Hunting for massage schools in Portland that offer cupping classes? Look no further. Our continuing education offerings include cupping instruction. To find a cupping workshop, head over to our continuing education page.

Massage Therapy Modalities: Structural Bodywork

In our series on massage modalities, we’ve covered Thai massage, trigger point therapy, and Tui Na. Today we’re looking at a different form of massage: Structural Bodywork. At its crux, structural bodywork explores and offsets imbalances within the body.

The mother of structural bodywork is Ida Rolf. Ida Rolf was a biochemist, yoga teacher, manual therapist, and sensorimotor educator who had a holistic vision of health. Her focus as a healer was to improve overall biochemical functioning, rather than treating certain systems. Rolf’s creation, Structural Integration, improves health by improving the human body’s structure in relation to gravity.
Within this school, fascia tissue is a major focus. This tissue wraps around all the muscles, bones, joints, and organs in your body, holding them in place and providing structure. Fascia also communicates neural signals, transmits force and provides stability across muscle groups. You can imagine fascia as a 3D spider web within the body.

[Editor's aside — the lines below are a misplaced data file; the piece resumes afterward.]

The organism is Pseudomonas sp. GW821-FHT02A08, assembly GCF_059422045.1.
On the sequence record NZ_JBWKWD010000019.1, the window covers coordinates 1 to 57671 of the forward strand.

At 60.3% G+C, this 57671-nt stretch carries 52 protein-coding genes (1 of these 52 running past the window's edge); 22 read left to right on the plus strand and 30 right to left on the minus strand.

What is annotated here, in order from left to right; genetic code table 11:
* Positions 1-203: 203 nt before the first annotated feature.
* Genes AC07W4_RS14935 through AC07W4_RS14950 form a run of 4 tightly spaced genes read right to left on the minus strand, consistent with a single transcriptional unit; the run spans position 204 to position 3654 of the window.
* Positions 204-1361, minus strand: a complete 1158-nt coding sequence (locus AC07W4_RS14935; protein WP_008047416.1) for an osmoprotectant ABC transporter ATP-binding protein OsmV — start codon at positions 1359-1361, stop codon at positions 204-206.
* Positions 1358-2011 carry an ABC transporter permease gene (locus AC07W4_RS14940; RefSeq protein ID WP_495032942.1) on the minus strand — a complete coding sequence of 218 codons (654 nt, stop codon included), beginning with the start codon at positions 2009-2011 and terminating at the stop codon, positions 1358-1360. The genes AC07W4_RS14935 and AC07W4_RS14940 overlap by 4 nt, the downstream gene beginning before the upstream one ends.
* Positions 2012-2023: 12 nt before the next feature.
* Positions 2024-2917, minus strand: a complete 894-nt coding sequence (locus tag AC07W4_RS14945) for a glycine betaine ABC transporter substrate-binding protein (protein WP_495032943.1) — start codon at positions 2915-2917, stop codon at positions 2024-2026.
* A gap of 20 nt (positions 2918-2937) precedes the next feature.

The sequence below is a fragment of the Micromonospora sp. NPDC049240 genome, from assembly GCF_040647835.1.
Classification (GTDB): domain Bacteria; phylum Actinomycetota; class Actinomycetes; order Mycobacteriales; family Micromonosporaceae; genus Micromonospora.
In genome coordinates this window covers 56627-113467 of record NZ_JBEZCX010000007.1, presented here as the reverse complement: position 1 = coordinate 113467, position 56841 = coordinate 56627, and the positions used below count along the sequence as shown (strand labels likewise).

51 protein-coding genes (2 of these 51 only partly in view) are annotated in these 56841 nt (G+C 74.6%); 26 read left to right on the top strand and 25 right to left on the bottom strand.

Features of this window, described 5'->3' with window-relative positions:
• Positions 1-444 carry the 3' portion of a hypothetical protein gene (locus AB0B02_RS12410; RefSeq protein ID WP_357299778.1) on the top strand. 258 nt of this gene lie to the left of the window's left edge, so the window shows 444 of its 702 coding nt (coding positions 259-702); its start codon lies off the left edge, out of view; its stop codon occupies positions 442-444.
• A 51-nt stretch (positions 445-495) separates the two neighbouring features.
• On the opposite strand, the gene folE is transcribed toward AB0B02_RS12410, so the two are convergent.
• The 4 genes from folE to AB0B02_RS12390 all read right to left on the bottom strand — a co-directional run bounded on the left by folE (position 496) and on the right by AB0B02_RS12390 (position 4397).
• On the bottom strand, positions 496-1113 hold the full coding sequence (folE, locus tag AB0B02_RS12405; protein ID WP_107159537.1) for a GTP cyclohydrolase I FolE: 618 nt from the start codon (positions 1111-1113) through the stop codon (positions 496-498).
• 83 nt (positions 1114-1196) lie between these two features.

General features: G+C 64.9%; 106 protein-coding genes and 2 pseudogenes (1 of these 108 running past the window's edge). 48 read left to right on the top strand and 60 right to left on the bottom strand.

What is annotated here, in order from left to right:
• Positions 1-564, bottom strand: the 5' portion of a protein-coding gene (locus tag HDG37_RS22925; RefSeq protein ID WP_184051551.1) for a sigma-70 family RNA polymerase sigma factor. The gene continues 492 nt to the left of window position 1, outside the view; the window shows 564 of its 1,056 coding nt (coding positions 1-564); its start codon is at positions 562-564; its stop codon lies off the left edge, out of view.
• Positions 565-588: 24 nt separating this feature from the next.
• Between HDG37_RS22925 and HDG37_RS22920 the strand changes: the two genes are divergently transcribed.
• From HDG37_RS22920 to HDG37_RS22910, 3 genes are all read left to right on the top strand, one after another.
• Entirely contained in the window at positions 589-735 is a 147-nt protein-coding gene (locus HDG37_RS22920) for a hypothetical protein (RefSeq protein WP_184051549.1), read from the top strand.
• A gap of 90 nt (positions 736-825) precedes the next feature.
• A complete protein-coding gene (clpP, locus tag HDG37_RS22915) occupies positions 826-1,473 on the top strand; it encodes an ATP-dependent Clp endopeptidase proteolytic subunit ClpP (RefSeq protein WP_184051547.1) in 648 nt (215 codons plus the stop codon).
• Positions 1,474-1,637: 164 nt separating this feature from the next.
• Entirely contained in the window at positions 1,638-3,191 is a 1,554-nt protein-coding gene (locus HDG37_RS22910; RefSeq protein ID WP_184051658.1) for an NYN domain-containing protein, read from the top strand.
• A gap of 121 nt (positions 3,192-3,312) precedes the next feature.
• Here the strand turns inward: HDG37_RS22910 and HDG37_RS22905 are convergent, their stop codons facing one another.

This way of thinking stands in contrast to the more traditional understanding of the body, which structural specialist Thomas Meyers calls “the isolated muscle theory.” Open up an anatomy textbook, and chances are it will outline muscles according to distil and proximal insertion points, with the implication that each muscle is working on its own, doing little more than connecting these two points. Structural integration theories, including Rolfing and structural massage, instead posit that muscles and connective tissues work in harmony to connect continuous tissue pathways across the body, and that injuries and restrictions in one section of this pathway will have and effect along the entire pathway. Therefore, by focusing on lines of associated connective tissue and muscle—“Anatomy Trains,” in Meyers’ thinking—therapists can uncover and equalize postural imbalances.

Many therapists appreciate the holistic approach of structural bodywork. The mind/body connection is central to this massage modality, as our emotional experiences can cause habitual physical responses, leading to adhesions, restrictions in movement, and eventually compromised connective tissue meridians. Those nasty knots you feel in your back during rush-hour traffic or after a long day at the desk are “stuck points” in the muscle and connective tissue. Over time, those knots will throw off your posture and somewhere the body’s structural tissues will need to compensate.

Benefits of Structural Bodywork

Pain Relief. By analyzing and adjusting imbalanced connective tissue, therapists can alleviate the pain of over- or under-worked muscle groups.

Increased Range of Motion. After a structural bodywork session, clients often feel freer in their bodies and smoother in their movements.

Emotional Release. Stress and trauma are deposited in the body—like the saying goes, “The issues are in the tissues.” By releasing stuck patterning in the body, structural bodywork can also allow clients to let go of the emotional experiences that caused anatomical restriction in the first place.